Thomas de Courcy Hamilton

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Thomas de Courcy Hamilton

The Battle of Sebastopol.png

Depiction of the Siege of Sebastopol
Born 20 July 1825
Stranraer, Scotland
Died 3 March 1908 (aged 82)
Cheltenham, Gloucestershire
BuriedCheltenham Cemetery
AllegianceFlag of the United Kingdom.svg  United Kingdom
Service/branch Flag of the British Army.svg British Army
Years of service 1842 - 1872
Rank Major-General
Unit 90th Regiment of Foot (Perthshire Volunteers)
68th Regiment of Foot
Commands held 64th Regiment of Foot
Battles/wars Crimean War
Awards Victoria Cross

Major-General Thomas de Courcy Hamilton VC (20 July 1825 3 March 1908) was a Scottish recipient of the Victoria Cross, the highest and most prestigious award for gallantry in the face of the enemy that can be awarded to British and Commonwealth forces.

Victoria Cross highest military decoration awarded for valour in armed forces of various Commonwealth countries

The Victoria Cross (VC) is the highest and most prestigious award of the British honours system. It is awarded for gallantry "in the presence of the enemy" to members of the British Armed Forces. It may be awarded posthumously. It was previously awarded to Commonwealth countries, most of which have established their own honours systems and no longer recommend British honours. It may be awarded to a person of any military rank in any service and to civilians under military command although no civilian has received the award since 1879. Since the first awards were presented by Queen Victoria in 1857, two-thirds of all awards have been personally presented by the British monarch. These investitures are usually held at Buckingham Palace.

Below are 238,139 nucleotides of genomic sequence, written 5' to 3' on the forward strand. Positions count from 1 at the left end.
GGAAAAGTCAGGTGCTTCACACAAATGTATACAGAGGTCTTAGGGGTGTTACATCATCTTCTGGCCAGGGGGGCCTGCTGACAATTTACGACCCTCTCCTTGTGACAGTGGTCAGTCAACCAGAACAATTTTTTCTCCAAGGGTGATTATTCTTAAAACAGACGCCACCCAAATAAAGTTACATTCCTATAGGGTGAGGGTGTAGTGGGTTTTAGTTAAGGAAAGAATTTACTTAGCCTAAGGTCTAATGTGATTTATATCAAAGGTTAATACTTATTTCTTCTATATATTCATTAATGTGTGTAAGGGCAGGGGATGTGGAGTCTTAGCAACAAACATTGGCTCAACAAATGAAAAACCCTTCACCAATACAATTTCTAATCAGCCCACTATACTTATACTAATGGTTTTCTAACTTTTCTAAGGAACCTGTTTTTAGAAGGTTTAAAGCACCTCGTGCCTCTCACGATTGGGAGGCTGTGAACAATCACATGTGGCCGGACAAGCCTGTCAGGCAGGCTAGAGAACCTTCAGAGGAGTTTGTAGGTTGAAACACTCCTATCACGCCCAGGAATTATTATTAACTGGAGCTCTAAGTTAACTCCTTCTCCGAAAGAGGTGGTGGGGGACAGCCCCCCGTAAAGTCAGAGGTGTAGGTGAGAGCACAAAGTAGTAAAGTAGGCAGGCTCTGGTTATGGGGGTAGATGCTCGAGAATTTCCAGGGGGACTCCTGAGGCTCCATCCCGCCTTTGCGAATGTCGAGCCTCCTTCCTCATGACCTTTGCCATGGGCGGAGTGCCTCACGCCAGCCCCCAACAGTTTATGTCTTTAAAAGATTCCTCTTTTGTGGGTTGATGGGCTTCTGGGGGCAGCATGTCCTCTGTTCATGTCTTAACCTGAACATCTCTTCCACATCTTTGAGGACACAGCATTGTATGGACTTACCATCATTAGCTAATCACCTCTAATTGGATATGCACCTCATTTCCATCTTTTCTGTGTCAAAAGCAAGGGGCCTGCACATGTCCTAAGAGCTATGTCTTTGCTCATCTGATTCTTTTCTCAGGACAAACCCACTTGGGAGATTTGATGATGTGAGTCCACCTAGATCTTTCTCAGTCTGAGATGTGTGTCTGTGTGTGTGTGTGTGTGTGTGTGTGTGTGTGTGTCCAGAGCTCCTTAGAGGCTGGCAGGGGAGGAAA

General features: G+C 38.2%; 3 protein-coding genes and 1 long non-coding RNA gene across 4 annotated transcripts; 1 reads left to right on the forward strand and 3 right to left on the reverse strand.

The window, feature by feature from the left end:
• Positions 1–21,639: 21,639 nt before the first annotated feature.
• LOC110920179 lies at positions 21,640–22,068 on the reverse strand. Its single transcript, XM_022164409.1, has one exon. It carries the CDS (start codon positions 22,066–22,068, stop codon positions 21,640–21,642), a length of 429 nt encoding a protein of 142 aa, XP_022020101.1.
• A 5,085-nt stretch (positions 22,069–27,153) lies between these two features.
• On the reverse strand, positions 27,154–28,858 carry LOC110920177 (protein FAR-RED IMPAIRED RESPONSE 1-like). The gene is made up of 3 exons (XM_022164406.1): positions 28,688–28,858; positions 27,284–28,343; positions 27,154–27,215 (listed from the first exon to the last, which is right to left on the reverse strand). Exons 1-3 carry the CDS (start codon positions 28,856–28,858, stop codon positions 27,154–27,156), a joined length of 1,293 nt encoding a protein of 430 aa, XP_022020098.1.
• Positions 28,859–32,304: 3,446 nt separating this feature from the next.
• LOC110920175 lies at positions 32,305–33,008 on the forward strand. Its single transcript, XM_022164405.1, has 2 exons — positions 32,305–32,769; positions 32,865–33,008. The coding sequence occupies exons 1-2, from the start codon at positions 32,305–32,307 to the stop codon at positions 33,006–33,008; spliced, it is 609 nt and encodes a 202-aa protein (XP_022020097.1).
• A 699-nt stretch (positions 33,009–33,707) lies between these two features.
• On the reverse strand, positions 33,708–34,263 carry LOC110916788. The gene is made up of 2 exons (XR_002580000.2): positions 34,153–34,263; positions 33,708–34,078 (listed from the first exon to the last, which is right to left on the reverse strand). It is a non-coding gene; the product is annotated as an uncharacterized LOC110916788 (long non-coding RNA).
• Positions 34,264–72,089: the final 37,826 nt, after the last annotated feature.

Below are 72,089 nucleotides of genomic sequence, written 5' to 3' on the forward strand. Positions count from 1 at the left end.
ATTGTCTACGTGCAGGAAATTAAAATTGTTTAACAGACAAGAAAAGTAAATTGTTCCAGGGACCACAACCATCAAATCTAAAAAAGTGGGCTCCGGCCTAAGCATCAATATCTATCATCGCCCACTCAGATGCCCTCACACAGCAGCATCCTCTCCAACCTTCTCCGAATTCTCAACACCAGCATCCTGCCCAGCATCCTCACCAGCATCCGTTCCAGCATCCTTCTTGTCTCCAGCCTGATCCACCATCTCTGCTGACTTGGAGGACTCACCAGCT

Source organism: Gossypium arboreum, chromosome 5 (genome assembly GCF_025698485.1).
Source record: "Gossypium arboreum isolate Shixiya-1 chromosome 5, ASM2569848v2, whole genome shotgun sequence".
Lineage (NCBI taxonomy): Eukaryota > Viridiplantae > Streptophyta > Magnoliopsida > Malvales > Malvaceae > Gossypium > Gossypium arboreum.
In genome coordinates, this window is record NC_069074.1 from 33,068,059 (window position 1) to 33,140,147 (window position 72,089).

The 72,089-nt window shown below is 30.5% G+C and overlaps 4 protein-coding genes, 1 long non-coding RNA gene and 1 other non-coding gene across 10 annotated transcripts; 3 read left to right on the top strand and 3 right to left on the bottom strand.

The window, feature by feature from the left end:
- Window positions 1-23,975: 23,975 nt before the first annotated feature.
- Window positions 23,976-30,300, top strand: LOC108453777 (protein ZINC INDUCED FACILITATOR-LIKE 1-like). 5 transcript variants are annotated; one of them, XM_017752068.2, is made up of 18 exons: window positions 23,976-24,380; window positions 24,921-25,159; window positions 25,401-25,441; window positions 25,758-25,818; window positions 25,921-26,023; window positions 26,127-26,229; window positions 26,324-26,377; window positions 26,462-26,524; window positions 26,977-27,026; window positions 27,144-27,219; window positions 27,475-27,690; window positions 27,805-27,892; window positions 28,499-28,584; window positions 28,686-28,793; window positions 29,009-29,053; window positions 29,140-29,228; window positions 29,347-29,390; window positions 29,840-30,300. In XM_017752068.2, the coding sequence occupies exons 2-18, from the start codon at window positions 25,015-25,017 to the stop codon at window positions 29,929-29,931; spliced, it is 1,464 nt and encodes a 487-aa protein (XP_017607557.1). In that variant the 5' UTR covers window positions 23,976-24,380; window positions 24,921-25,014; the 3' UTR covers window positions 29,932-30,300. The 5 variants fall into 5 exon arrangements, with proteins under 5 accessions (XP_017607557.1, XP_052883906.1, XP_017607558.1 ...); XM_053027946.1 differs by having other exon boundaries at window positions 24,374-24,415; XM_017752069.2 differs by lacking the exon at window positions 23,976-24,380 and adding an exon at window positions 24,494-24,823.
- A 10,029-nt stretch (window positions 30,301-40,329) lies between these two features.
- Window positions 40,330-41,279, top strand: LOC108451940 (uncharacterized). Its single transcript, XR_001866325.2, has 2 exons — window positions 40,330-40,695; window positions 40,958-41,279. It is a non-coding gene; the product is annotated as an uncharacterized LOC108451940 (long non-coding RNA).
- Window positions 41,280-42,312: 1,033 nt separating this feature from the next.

Scotland country in Northwest Europe, part of the United Kingdom

Scotland is a country that is part of the United Kingdom. Sharing a border with England to the southeast, Scotland is otherwise surrounded by the Atlantic Ocean to the north and west, by the North Sea to the northeast and by the Irish Sea to the south. In addition to the mainland, situated on the northern third of the island of Great Britain, Scotland has over 790 islands, including the Northern Isles and the Hebrides.

United Kingdom Country in Europe

The United Kingdom, officially the United Kingdom of Great Britain and Northern Ireland but more commonly known as the UK or Britain, is a sovereign country lying off the north-western coast of the European mainland. The United Kingdom includes the island of Great Britain, the north-eastern part of the island of Ireland and many smaller islands. Northern Ireland is the only part of the United Kingdom that shares a land border with another sovereign state‍—‌the Republic of Ireland. Apart from this land border, the United Kingdom is surrounded by the Atlantic Ocean, with the North Sea to the east, the English Channel to the south and the Celtic Sea to the south-west, giving it the 12th-longest coastline in the world. The Irish Sea lies between Great Britain and Ireland. With an area of 242,500 square kilometres (93,600 sq mi), the United Kingdom is the 78th-largest sovereign state in the world. It is also the 22nd-most populous country, with an estimated 66.0 million inhabitants in 2017.

Contents